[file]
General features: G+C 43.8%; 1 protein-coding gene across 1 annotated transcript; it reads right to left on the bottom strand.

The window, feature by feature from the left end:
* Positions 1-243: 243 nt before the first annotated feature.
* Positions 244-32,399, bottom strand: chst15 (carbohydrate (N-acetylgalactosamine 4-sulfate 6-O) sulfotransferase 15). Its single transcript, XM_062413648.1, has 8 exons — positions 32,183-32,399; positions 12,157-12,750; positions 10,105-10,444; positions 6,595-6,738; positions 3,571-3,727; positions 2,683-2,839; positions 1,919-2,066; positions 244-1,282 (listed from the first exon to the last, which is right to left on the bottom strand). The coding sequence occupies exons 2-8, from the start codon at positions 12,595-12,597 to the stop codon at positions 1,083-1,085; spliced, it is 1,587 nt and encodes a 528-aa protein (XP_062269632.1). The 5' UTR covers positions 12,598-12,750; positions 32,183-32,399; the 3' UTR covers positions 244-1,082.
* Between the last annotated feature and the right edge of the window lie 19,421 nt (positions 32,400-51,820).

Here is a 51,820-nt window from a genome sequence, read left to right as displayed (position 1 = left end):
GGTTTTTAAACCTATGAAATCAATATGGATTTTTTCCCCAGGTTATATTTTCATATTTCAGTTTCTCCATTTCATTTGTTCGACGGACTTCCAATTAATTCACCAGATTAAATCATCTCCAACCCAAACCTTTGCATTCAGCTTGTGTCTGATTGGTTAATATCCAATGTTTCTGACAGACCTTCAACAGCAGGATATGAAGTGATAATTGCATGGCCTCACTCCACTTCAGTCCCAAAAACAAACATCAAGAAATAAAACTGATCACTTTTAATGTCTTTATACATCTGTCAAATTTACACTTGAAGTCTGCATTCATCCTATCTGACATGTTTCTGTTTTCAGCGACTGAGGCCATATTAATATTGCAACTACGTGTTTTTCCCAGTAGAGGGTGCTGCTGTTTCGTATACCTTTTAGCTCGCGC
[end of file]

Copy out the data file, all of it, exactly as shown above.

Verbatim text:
General features: G+C 43.8%; 1 protein-coding gene across 1 annotated transcript; it reads right to left on the bottom strand.

The window, feature by feature from the left end:
* Positions 1-243: 243 nt before the first annotated feature.
* Positions 244-32,399, bottom strand: chst15 (carbohydrate (N-acetylgalactosamine 4-sulfate 6-O) sulfotransferase 15). Its single transcript, XM_062413648.1, has 8 exons — positions 32,183-32,399; positions 12,157-12,750; positions 10,105-10,444; positions 6,595-6,738; positions 3,571-3,727; positions 2,683-2,839; positions 1,919-2,066; positions 244-1,282 (listed from the first exon to the last, which is right to left on the bottom strand). The coding sequence occupies exons 2-8, from the start codon at positions 12,595-12,597 to the stop codon at positions 1,083-1,085; spliced, it is 1,587 nt and encodes a 528-aa protein (XP_062269632.1). The 5' UTR covers positions 12,598-12,750; positions 32,183-32,399; the 3' UTR covers positions 244-1,082.
* Between the last annotated feature and the right edge of the window lie 19,421 nt (positions 32,400-51,820).

Here is a 51,820-nt window from a genome sequence, read left to right as displayed (position 1 = left end):
GGTTTTTAAACCTATGAAATCAATATGGATTTTTTCCCCAGGTTATATTTTCATATTTCAGTTTCTCCATTTCATTTGTTCGACGGACTTCCAATTAATTCACCAGATTAAATCATCTCCAACCCAAACCTTTGCATTCAGCTTGTGTCTGATTGGTTAATATCCAATGTTTCTGACAGACCTTCAACAGCAGGATATGAAGTGATAATTGCATGGCCTCACTCCACTTCAGTCCCAAAAACAAACATCAAGAAATAAAACTGATCACTTTTAATGTCTTTATACATCTGTCAAATTTACACTTGAAGTCTGCATTCATCCTATCTGACATGTTTCTGTTTTCAGCGACTGAGGCCATATTAATATTGCAACTACGTGTTTTTCCCAGTAGAGGGTGCTGCTGTTTCGTATACCTTTTAGCTCGCGC